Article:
Developing a topic for an independent research paper or law review article is the most difficult and most important aspect of the writing process. Its also presesnts the classic "chicken & egg" problem: You have to do some research in order to find a topic to research and write about. Where do you start?
We can summarize the process as a series of steps:
1. THE IDEA
What areas of law interest you? What classes have you enjoyed the most? Do you know an expert in an area of law that you admire?
2. THE TOPIC
This is the subject of your article. It could be a particular case or line of cases, a legal trend, or new legislation. Keep these considerations in mind when searching for a topic:
Your topic should be NOVEL: It should say something that hasn't been said before
Your topic should be NON-OBVIOUS: Don't rehash settled law; find a new twist
Your topic should be USEFUL: Be practical; how can this article benefit the legal community
Most writers start with a topic that is too broad to manage. Be prepared to narrow the scope of your article by asking some questions:
Does this topic have several parts?
Are there different opinions about the topic?
Are their similar topics to this one?
Is there a clear solution to the problem or several possible approaches?
What future developments could impact this topic?
3. THE THESIS
Once you have found an interesting topic to right about, the next step, and perhaps the hardest step is to develop a thesis. The thesis is your analysis of the topic. It presents the problem and offers a solution supported by your arguments and authority.
A thesis typically follows one of two forms:
A DESCRIPTIVE thesis describes what exists in the world today such as overview of a court's approach to a particular issue, the fact that there are disagreements about how to apply a law, or that the Supreme Court ruled in a certain way.
A PRESCRIPTIVE thesis describes what the law should be, how the courts ought to approach a particular issue or why the Supreme Court was incorrect in its ruling.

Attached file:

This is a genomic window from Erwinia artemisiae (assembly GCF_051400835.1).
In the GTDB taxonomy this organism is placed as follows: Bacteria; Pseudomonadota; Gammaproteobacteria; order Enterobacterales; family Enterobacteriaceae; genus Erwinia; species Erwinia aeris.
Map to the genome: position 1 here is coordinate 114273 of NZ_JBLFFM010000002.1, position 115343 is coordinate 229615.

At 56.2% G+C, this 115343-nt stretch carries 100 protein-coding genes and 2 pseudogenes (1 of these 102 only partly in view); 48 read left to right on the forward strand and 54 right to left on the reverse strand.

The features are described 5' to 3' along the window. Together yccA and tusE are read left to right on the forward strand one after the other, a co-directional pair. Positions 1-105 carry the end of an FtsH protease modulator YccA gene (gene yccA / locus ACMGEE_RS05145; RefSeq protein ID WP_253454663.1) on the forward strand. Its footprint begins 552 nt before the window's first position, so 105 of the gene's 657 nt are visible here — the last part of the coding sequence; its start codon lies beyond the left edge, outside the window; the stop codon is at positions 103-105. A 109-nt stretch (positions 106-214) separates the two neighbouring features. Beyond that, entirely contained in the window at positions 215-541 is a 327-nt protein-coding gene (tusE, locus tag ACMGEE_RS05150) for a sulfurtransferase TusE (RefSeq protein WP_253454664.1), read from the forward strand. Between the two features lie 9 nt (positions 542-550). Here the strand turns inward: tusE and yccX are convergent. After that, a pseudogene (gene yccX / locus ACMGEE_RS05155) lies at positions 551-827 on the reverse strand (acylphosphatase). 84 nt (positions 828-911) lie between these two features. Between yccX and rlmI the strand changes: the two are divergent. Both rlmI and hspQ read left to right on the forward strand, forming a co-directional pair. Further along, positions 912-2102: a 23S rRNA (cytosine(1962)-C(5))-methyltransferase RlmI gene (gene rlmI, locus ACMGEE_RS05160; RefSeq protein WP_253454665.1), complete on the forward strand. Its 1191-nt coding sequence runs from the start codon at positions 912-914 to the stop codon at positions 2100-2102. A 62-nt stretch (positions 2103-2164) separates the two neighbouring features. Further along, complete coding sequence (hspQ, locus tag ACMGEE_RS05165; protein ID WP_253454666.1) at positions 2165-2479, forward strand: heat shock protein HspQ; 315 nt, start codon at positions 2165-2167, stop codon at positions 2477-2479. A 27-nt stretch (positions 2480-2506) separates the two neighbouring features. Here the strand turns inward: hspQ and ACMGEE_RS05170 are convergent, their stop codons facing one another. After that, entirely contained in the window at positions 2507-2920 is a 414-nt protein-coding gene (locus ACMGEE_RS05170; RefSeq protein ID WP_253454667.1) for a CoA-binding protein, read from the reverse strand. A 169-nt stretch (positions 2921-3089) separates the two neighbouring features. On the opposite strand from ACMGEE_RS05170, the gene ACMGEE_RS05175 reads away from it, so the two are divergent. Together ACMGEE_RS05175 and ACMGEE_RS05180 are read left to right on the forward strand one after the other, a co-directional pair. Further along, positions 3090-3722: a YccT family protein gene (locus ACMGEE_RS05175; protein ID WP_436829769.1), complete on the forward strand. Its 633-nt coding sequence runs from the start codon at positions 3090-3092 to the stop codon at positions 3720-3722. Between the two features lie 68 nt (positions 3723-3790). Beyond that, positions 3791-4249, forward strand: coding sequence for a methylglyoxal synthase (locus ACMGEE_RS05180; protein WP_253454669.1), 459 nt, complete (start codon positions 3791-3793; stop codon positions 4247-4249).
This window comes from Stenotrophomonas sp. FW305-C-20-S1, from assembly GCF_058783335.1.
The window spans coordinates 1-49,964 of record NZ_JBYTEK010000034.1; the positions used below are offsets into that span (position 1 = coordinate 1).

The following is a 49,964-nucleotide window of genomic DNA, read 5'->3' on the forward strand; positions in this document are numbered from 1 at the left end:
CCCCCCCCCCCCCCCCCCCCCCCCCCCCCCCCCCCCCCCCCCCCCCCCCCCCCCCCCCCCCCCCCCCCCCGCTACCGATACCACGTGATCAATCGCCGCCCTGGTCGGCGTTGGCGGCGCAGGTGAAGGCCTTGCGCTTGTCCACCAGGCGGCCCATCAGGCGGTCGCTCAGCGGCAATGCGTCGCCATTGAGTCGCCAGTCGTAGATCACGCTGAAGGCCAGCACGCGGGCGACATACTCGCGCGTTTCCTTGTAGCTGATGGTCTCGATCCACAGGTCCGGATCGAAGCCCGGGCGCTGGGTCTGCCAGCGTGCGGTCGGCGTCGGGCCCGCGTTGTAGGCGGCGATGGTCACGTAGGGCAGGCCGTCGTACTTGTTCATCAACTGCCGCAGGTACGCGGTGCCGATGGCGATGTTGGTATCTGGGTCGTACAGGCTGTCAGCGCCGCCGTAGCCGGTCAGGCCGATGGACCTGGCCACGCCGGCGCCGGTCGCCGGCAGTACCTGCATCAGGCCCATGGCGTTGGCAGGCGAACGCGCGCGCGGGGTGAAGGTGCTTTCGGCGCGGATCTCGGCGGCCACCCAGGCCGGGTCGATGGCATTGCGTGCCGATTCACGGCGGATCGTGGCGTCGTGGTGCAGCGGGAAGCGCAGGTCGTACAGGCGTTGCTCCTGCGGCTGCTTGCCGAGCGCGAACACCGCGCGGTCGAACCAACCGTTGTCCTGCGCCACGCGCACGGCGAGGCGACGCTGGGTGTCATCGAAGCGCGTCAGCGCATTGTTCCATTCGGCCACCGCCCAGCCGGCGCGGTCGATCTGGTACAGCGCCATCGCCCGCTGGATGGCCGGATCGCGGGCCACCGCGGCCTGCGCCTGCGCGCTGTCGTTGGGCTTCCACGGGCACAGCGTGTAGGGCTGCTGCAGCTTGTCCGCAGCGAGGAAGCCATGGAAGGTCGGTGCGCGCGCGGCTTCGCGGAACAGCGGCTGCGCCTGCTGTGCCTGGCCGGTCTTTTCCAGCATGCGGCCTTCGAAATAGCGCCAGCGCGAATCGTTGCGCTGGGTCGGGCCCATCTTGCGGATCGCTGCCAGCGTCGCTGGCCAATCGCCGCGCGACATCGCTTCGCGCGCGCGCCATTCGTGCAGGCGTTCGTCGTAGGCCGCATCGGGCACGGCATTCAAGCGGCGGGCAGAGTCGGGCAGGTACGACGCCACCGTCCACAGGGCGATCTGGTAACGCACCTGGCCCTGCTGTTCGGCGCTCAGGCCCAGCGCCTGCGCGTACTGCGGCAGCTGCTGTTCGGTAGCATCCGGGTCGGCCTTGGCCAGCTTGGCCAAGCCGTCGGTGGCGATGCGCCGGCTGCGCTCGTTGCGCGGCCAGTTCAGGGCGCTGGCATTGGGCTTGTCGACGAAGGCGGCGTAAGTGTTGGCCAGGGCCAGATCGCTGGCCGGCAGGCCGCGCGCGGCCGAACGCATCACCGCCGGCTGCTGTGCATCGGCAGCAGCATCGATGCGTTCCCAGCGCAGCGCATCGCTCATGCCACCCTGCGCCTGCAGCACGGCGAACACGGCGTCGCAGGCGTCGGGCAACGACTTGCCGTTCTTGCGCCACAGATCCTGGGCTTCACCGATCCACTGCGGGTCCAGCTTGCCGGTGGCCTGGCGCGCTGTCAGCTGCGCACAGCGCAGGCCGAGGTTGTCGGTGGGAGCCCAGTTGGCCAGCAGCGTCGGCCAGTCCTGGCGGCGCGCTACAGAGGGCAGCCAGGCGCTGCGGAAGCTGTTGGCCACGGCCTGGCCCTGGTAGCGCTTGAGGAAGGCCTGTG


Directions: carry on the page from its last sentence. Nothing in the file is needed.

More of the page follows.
Try to combine both a descriptive aspect and prescriptive aspect to your thesis. This style is effective because it informs your readers of something they didn't know before and offers a solution.
Choosing a topic can be challenging, however there are resources which can make this task a lot easier. Topic selection resources fall into broad categories, depending on what type of topic you want to write about.
You may also find it useful to consult guides for locating paper topics prepared by BNA, LexisNexis, or Westlaw.
A critical aspect of writing a publishable article is originality. You must say something that no one has said before. As you review the literature about your topic and thesis, you discover that articles already exist on your topic. Does that mean going back to square one and finding a new idea? Not at all. There are many ways to look at a problem. Develop your thesis through a particular point of view. As long as your thesis is original you are not prempted by other articles on the same topic.
Once you have a topic in mind, it's time to do a literature search. There are several good reasons to do this:
1. To be publishable, your thesis must be original. So you must determine if there are any articles out there that says what you are planning to say. When you find an article that does, your article is "preempted."
2. Reviewing the literature on your topic can give you ideas on how to narrow your topic or take a particular point of view.
3. Reading articles on your topic is one of the best ways to develop both horizontal knowledge (background research) and vertical knowledge (specific research on your thesis). Many if not most law review articles build on previously published law review literature.
Don't overlook scholarship in book form. Important for horizontal knowledge (background), books can offer a comprehensive view of a broad subject or focus on a narrow issue. Either way, locating books on your subject is an important part of your research.
Check out the Preemption Check guide from CALI.
To identify situations where circuit courts have ruled differently on the same issue or where a court is examining a legal question for the first time, try searching case databases on Lexis or Westlaw with searches like:
circuit or court/s split
issue or matter or question/s "first impression"
See Westlaw's Guide to Law Review Research, page 4, for more sample searches. Or, check out a source that has identified circuit splits for you like: